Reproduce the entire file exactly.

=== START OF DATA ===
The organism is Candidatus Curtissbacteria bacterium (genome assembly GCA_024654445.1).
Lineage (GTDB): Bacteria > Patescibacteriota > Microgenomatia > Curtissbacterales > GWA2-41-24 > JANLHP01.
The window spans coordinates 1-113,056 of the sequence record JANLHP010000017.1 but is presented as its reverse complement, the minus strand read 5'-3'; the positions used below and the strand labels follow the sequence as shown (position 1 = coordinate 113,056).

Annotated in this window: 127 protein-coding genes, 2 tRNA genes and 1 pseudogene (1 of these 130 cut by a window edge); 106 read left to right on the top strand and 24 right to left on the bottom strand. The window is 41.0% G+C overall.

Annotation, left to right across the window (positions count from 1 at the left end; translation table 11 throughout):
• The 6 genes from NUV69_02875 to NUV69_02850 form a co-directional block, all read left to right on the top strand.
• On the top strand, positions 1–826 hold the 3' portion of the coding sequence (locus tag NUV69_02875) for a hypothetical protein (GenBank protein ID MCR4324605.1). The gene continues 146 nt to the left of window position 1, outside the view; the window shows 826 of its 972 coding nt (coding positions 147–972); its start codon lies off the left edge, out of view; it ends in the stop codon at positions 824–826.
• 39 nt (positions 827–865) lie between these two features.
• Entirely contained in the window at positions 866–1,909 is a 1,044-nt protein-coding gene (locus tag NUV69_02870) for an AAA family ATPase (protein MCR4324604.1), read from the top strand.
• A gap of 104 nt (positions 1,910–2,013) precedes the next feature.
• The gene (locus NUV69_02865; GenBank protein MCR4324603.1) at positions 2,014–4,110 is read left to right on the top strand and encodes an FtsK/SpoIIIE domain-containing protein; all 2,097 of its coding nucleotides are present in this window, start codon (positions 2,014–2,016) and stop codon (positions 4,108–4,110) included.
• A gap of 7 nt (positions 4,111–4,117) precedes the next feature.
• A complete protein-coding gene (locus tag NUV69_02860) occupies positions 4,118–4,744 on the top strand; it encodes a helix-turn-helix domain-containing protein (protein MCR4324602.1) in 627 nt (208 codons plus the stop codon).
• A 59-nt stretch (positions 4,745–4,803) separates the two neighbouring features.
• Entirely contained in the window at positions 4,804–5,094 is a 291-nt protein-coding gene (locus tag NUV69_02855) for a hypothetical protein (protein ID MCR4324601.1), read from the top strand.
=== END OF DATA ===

The organism is Candidatus Curtissbacteria bacterium (genome assembly GCA_024654445.1).
Lineage (GTDB): Bacteria > Patescibacteriota > Microgenomatia > Curtissbacterales > GWA2-41-24 > JANLHP01.
The window spans coordinates 1-113,056 of the sequence record JANLHP010000017.1 but is presented as its reverse complement, the minus strand read 5'-3'; the positions used below and the strand labels follow the sequence as shown (position 1 = coordinate 113,056).

Annotated in this window: 127 protein-coding genes, 2 tRNA genes and 1 pseudogene (1 of these 130 cut by a window edge); 106 read left to right on the top strand and 24 right to left on the bottom strand. The window is 41.0% G+C overall.

Annotation, left to right across the window (positions count from 1 at the left end; translation table 11 throughout):
• The 6 genes from NUV69_02875 to NUV69_02850 form a co-directional block, all read left to right on the top strand.
• On the top strand, positions 1–826 hold the 3' portion of the coding sequence (locus tag NUV69_02875) for a hypothetical protein (GenBank protein ID MCR4324605.1). The gene continues 146 nt to the left of window position 1, outside the view; the window shows 826 of its 972 coding nt (coding positions 147–972); its start codon lies off the left edge, out of view; it ends in the stop codon at positions 824–826.
• 39 nt (positions 827–865) lie between these two features.
• Entirely contained in the window at positions 866–1,909 is a 1,044-nt protein-coding gene (locus tag NUV69_02870) for an AAA family ATPase (protein MCR4324604.1), read from the top strand.
• A gap of 104 nt (positions 1,910–2,013) precedes the next feature.
• The gene (locus NUV69_02865; GenBank protein MCR4324603.1) at positions 2,014–4,110 is read left to right on the top strand and encodes an FtsK/SpoIIIE domain-containing protein; all 2,097 of its coding nucleotides are present in this window, start codon (positions 2,014–2,016) and stop codon (positions 4,108–4,110) included.
• A gap of 7 nt (positions 4,111–4,117) precedes the next feature.
• A complete protein-coding gene (locus tag NUV69_02860) occupies positions 4,118–4,744 on the top strand; it encodes a helix-turn-helix domain-containing protein (protein MCR4324602.1) in 627 nt (208 codons plus the stop codon).
• A 59-nt stretch (positions 4,745–4,803) separates the two neighbouring features.
• Entirely contained in the window at positions 4,804–5,094 is a 291-nt protein-coding gene (locus tag NUV69_02855) for a hypothetical protein (protein ID MCR4324601.1), read from the top strand.